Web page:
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SPLA, SPLA-IO react to renewed UNSC sanctions

Author : | Published: Wednesday, June 1, 2016

The UN Security Council has renewed sanctions on six military leaders who have been accused of blocking peace, security and stability.

On the government side, they include Gen Marial Chanuong, Gen Santino Deng Wol and Gen Jok Riak.

From the opposition are Generals Gatwech Dual, Peter Gatdet, and Gathoth Gatkuoth.

The Council resolved that the generals would not be allowed to travel abroad and be denied access to money in foreign bank accounts.

In a resolution last evening, the Council extended the sanctions until May next year.

It also extended until July next, the mandate of the Panel of Experts overseeing the sanctions.

The Council also asked the experts report within 120 days on security threats and arms transfers into South Sudan since the formation of the Transitional Government of National Unity on the 29th of April.

It said the South Sudanese leaders have failed to end hostilities and fully implement the peace agreement.

The members called for full, safe and unhindered humanitarian access to help ensure timely delivery of assistance to all those in need.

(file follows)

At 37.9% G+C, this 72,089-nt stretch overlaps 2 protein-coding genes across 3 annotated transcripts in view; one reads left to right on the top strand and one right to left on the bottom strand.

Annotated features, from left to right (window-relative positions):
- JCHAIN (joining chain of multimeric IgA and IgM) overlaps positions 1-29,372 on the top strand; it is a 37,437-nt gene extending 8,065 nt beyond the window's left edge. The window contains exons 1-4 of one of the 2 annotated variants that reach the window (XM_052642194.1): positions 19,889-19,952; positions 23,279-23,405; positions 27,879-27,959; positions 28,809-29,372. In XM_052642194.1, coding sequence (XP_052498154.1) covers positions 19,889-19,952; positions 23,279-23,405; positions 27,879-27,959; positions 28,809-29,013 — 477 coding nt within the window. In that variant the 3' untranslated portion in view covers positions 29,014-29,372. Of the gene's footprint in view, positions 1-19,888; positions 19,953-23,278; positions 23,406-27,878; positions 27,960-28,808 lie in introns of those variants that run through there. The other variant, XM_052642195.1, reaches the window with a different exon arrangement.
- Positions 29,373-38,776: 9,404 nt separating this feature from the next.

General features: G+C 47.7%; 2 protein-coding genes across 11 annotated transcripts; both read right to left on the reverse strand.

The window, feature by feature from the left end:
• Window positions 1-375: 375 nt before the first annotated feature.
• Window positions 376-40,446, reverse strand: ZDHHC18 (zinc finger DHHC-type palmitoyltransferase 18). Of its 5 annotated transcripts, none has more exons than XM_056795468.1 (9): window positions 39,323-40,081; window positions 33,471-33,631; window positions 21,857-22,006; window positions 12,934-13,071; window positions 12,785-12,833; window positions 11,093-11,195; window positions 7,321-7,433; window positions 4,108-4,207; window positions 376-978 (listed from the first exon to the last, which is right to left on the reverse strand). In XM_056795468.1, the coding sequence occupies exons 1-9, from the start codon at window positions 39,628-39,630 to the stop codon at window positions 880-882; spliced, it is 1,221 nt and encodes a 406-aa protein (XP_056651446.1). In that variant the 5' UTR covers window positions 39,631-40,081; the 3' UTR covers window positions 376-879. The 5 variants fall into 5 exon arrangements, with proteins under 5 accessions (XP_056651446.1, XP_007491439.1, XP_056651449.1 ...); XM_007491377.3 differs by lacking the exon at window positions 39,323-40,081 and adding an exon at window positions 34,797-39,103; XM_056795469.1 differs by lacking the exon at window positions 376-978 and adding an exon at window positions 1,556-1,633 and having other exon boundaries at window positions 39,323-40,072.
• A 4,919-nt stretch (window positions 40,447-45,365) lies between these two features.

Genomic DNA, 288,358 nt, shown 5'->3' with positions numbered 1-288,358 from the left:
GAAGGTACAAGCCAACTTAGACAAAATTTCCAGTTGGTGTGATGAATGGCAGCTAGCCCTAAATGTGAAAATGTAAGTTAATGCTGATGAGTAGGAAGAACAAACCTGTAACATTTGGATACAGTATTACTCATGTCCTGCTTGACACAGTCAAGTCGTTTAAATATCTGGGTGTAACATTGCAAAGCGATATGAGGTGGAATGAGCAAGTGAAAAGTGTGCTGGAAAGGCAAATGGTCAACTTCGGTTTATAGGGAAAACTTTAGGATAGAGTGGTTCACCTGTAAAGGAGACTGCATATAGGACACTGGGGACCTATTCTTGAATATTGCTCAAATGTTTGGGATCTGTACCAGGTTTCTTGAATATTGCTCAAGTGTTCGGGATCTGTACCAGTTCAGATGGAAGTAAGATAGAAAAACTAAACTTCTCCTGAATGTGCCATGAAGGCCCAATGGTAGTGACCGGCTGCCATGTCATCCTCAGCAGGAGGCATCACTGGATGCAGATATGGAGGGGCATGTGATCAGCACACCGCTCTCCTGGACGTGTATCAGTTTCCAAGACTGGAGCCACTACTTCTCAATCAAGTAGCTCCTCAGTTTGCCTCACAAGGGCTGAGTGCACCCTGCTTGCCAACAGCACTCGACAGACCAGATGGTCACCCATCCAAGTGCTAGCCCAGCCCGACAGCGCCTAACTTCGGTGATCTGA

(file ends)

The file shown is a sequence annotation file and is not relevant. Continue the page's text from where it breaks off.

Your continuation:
Both the SPLA and the SPLM in Opposition forces have criticized the renewal of the sanctions.

“We have criminals who are attacking us in the name of SPLA- IO,” said Brigadier Gen Lul Ruai Koang, SPLA spokesperson.

“Therefore, imposing sanctions or not imposing sanctions will not have any bearing as long we have criminals we are been fighting.”

For its part, the SPLM in Opposition forces say some of those sanctioned are no longer its members.

“Peter Gatdet and general Gathoth are not SPLA IO generals,” William Gatjath, spokesperson, told Eye Radio.

Besides, he argued that SPLM-IO chief of Gen Staff, Simon Gatwec, is innocent. “He didn’t do anything to do with war crime,” Mr Gatjath added.

Meanwhile, a South Sudanese representative at the UN, Joseph Moum Majak has also expressed disappointment with the extension of sanctions, saying it failed to recognize the sovereignty of South Sudan to manage its own affairs.

Mr Moum questioned the motive behind the monitoring of armament of the SPLA, saying the country’s stability depends on its readiness to protect itself against aggression in a region awash with weapons.

However, in resolution 2026, which forms the basis of the targeted sanctions, the Security Council said it was taking the decision in order to support the search for an inclusive and sustainable peace in South Sudan.

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